But the problem was that FDR—and Hopkins—went much further than simply buttressing a collapsing Soviet power. The most stunning mistake—a policy willfully pursued by FDR—was that Stalin was never asked for anything in exchange for this material aid. The United States had the upper hand because the Soviets were desperate for any help and would have paid a price for these goods. As McMeekin comments, FDR “could have asked any price: payment in cash, by loan, or in kind; political concessions inside Russia; or promises from Stalin of better behavior abroad, such as abandoning his spying operations in Washington or offering token support for the US-British war against Japan. Instead, the Americans simply gave and demanded nothing in return aside from a vague, nonbinding promise of loan repayment beginning five years after the war was over, at no interest.”
Such a naivete could have been the result of FDR’s belief in his personal capacity to persuade people. But, at best, FDR profoundly misunderstood Stalin, despite the evidence of Soviet actions and even of Stalin’s own words and behavior toward the US President. FDR thought that he could build goodwill with Stalin. As he put it, “I think that if I give him everything I can and ask for nothing in return, noblesse oblige, he won’t try to annex anything and will work with me for a world of democracy and peace.” This is the point where naivete became stupidity.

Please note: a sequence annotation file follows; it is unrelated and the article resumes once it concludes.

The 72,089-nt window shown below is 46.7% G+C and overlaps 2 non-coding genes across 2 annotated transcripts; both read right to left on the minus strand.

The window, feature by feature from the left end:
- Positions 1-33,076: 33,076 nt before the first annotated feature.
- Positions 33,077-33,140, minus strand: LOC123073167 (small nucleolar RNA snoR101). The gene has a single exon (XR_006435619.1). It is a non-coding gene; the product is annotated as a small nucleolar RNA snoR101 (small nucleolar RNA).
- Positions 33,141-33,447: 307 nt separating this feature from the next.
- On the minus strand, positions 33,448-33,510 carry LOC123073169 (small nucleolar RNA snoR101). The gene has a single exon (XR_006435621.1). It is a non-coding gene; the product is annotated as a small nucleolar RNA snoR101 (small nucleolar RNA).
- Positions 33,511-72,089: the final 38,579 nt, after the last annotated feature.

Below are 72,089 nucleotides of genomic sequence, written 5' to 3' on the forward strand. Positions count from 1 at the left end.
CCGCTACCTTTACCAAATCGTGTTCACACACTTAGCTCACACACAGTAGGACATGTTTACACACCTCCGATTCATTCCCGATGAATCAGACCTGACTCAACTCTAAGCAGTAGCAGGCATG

With certain classifications of Western liberal, the distinction between naivete and stupidity is so thin it’s not worth the bother of making. They’re conjoined twins, constantly shifting and bleeding over one into the other, staggering clumsily about like a dancer uncertain of his stage cues. Sooner or later, though, the Libtard can be relied upon to close this pointless ballet with both feet planted squarely on Stupid. In reality, though, is that he started there, and never ventured any meaningful distance from it. Read the rest for further details of Stalin’s willful humiliation of the hapless, grossly-overmatched clown Roosevelt, and what Uncle Joe’s deftly stolen victory ended up costing the entire world, in blood and treasure.